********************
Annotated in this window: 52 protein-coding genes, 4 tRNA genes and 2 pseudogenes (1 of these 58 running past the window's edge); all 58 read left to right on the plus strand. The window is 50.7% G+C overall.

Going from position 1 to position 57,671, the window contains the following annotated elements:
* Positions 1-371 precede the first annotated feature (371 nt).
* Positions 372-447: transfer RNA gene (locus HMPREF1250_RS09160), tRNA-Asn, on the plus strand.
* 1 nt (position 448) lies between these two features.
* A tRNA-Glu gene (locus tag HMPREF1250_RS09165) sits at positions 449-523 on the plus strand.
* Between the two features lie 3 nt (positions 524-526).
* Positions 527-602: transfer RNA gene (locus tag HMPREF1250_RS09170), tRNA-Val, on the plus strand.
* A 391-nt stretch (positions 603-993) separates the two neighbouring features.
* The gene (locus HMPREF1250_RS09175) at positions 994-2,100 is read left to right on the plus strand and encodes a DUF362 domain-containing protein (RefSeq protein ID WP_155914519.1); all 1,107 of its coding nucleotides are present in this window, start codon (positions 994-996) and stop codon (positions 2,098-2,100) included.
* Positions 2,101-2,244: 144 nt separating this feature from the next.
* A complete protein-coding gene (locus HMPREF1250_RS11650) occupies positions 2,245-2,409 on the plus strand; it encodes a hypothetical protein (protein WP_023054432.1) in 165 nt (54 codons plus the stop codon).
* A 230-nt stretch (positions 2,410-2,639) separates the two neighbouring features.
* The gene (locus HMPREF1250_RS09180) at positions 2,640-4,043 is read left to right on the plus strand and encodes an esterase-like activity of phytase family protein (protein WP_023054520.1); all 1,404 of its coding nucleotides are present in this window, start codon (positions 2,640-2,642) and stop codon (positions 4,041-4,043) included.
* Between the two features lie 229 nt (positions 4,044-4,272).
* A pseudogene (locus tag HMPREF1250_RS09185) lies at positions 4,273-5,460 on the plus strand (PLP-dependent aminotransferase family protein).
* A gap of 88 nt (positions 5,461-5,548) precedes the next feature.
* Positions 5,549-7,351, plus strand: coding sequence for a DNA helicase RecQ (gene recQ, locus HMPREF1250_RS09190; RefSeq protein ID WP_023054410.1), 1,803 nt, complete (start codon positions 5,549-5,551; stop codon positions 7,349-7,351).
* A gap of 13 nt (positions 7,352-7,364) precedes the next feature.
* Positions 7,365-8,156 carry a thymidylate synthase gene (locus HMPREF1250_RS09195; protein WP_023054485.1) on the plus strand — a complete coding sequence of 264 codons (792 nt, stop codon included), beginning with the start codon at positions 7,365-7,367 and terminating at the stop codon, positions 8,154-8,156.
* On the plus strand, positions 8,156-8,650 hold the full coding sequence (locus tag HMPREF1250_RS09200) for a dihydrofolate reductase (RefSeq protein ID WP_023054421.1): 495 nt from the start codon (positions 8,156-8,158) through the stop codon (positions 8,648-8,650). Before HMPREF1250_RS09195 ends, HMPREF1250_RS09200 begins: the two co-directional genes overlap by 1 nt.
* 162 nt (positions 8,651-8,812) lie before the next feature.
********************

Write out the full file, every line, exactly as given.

Annotated in this window: 52 protein-coding genes, 4 tRNA genes and 2 pseudogenes (1 of these 58 running past the window's edge); all 58 read left to right on the plus strand. The window is 50.7% G+C overall.

Going from position 1 to position 57,671, the window contains the following annotated elements:
* Positions 1-371 precede the first annotated feature (371 nt).
* Positions 372-447: transfer RNA gene (locus HMPREF1250_RS09160), tRNA-Asn, on the plus strand.
* 1 nt (position 448) lies between these two features.
* A tRNA-Glu gene (locus tag HMPREF1250_RS09165) sits at positions 449-523 on the plus strand.
* Between the two features lie 3 nt (positions 524-526).
* Positions 527-602: transfer RNA gene (locus tag HMPREF1250_RS09170), tRNA-Val, on the plus strand.
* A 391-nt stretch (positions 603-993) separates the two neighbouring features.
* The gene (locus HMPREF1250_RS09175) at positions 994-2,100 is read left to right on the plus strand and encodes a DUF362 domain-containing protein (RefSeq protein ID WP_155914519.1); all 1,107 of its coding nucleotides are present in this window, start codon (positions 994-996) and stop codon (positions 2,098-2,100) included.
* Positions 2,101-2,244: 144 nt separating this feature from the next.
* A complete protein-coding gene (locus HMPREF1250_RS11650) occupies positions 2,245-2,409 on the plus strand; it encodes a hypothetical protein (protein WP_023054432.1) in 165 nt (54 codons plus the stop codon).
* A 230-nt stretch (positions 2,410-2,639) separates the two neighbouring features.
* The gene (locus HMPREF1250_RS09180) at positions 2,640-4,043 is read left to right on the plus strand and encodes an esterase-like activity of phytase family protein (protein WP_023054520.1); all 1,404 of its coding nucleotides are present in this window, start codon (positions 2,640-2,642) and stop codon (positions 4,041-4,043) included.
* Between the two features lie 229 nt (positions 4,044-4,272).
* A pseudogene (locus tag HMPREF1250_RS09185) lies at positions 4,273-5,460 on the plus strand (PLP-dependent aminotransferase family protein).
* A gap of 88 nt (positions 5,461-5,548) precedes the next feature.
* Positions 5,549-7,351, plus strand: coding sequence for a DNA helicase RecQ (gene recQ, locus HMPREF1250_RS09190; RefSeq protein ID WP_023054410.1), 1,803 nt, complete (start codon positions 5,549-5,551; stop codon positions 7,349-7,351).
* A gap of 13 nt (positions 7,352-7,364) precedes the next feature.
* Positions 7,365-8,156 carry a thymidylate synthase gene (locus HMPREF1250_RS09195; protein WP_023054485.1) on the plus strand — a complete coding sequence of 264 codons (792 nt, stop codon included), beginning with the start codon at positions 7,365-7,367 and terminating at the stop codon, positions 8,154-8,156.
* On the plus strand, positions 8,156-8,650 hold the full coding sequence (locus tag HMPREF1250_RS09200) for a dihydrofolate reductase (RefSeq protein ID WP_023054421.1): 495 nt from the start codon (positions 8,156-8,158) through the stop codon (positions 8,648-8,650). Before HMPREF1250_RS09195 ends, HMPREF1250_RS09200 begins: the two co-directional genes overlap by 1 nt.
* 162 nt (positions 8,651-8,812) lie before the next feature.